The Bad and the Beautiful (1952) presents that classic question: what are you willing to put up with, to be under the direction of a genius? Whiplash (2014) did the same just a couple years ago, conductor Fletcher (J.K. Simmons) compelling his protégé drummer to dangerous extremes for his art. The question has obviously lost none of its potency in the last 60 years. But this classic Hollywood version begins with the victims of brilliant producer Jonathan Shields’ (Kirk Douglas’). You see the damage first, and it colors how you view the rest of the film.
And yet….It’s the start of the film, and while you’re soon treated to flashbacks of what treatment led Shields to get such cold shoulders from former pals, you can’t help wondering how they’ll answer the question—and how you would too.
Shields, it appears, is destitute in Paris. But he has an idea for a film, and three victims of his ruthless ambition would be perfect for it: Georgia (Lana Turner), the actress he romanced to improve her performance, then dumped; Fred Amiel (Barry Sullivan), the director/best friend whose work he stole; and screenwriter James Lee Bartlow (Dick Powell), whose life he destroyed. Shields sends proxy Harry Pebbel (Walter Pidgeon) to lure them. And Pebbel, who has forgiven Shields for his own wrongs, gathers them together, hoping they’ll stick around long enough for Shields’ call about the film. And so the flashbacks of each betrayal begin, ranging from egregious to abominable.
Douglas is predictably mesmerizing in the role, which was supposedly loosely based on producer and studio exec David O. Selznick, best known now for Gone with the Wind. In fact, Douglas is so good in such roles that I found myself actually expecting worse behavior from Shields, bad as it was (Ace in the Hole being the last film of his I viewed).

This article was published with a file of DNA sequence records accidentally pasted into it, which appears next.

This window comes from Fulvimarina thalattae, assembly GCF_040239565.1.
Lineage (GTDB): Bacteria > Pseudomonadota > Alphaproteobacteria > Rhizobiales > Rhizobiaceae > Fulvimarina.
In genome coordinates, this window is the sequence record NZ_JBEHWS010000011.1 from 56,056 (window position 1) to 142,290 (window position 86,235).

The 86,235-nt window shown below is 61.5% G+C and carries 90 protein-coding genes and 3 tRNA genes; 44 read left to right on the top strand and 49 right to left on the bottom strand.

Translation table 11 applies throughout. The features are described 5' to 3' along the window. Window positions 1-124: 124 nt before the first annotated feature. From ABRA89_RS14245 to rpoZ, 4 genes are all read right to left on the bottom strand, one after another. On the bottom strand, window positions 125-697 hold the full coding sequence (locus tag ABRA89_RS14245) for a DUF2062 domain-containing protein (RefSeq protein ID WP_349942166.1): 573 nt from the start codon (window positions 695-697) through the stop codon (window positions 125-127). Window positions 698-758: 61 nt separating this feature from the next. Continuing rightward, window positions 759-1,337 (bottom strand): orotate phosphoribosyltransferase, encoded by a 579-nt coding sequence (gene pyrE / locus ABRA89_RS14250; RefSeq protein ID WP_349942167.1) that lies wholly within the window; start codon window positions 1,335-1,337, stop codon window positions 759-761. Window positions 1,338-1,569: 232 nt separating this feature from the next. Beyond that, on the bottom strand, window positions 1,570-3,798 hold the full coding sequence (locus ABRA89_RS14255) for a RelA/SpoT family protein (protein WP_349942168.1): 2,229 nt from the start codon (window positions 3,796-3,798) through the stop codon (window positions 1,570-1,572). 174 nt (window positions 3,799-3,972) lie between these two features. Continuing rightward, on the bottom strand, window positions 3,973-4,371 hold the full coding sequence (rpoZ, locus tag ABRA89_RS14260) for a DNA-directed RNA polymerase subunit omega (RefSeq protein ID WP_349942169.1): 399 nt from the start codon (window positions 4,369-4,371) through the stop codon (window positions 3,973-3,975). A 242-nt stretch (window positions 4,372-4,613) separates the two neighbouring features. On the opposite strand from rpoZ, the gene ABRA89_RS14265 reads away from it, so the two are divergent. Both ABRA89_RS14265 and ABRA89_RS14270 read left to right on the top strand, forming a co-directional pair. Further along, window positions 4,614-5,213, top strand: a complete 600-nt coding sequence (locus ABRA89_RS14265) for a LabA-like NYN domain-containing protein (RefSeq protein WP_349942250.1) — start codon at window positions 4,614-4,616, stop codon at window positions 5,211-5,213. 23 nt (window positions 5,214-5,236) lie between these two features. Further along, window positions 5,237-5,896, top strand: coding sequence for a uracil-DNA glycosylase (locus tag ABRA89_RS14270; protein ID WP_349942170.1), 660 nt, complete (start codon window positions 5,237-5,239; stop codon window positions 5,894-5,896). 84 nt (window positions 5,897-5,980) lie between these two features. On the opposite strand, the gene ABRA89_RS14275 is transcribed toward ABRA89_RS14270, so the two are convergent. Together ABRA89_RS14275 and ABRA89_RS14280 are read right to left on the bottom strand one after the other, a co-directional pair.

What I found fascinating about the film this time around is the horrifying cruelty of Pebbel.
He actually pooh-poohs the three victims over their healthy desire to avoid the psychological damage Shields excels at inflicting, as if their heartbreaks are merely scraped knees. Pebbel’s argument—that human losses are inconsequential in comparison to accolades—is terrifying, and his calmness in expressing these views chilling. Shields may have a monstrous side, but he’s nothing compared to his Machiavellian helper.
But it is a question, whether for some the pursuit of greatness is worth human costs (though it would be hard to argue James’ was). Certainly, many artists we celebrate today have said yes to such a question. Many do now. The kindhearted instincts within you may urge such artists, “Leave!! Leave!” But the part of you who cherishes excellence secretly whispers, “Stay….”
The call from Shields comes, of course. And of course, they all refuse to remain. But then Georgia picks up the phone connection in another room, and the others lean in to hear, and we see them listening, lured back.
Will they, won’t they?
This post is part of the Hollywood on Hollywood fall blogathon hosted by the Classic Movie Blog Association. Check out the wonderful entries here.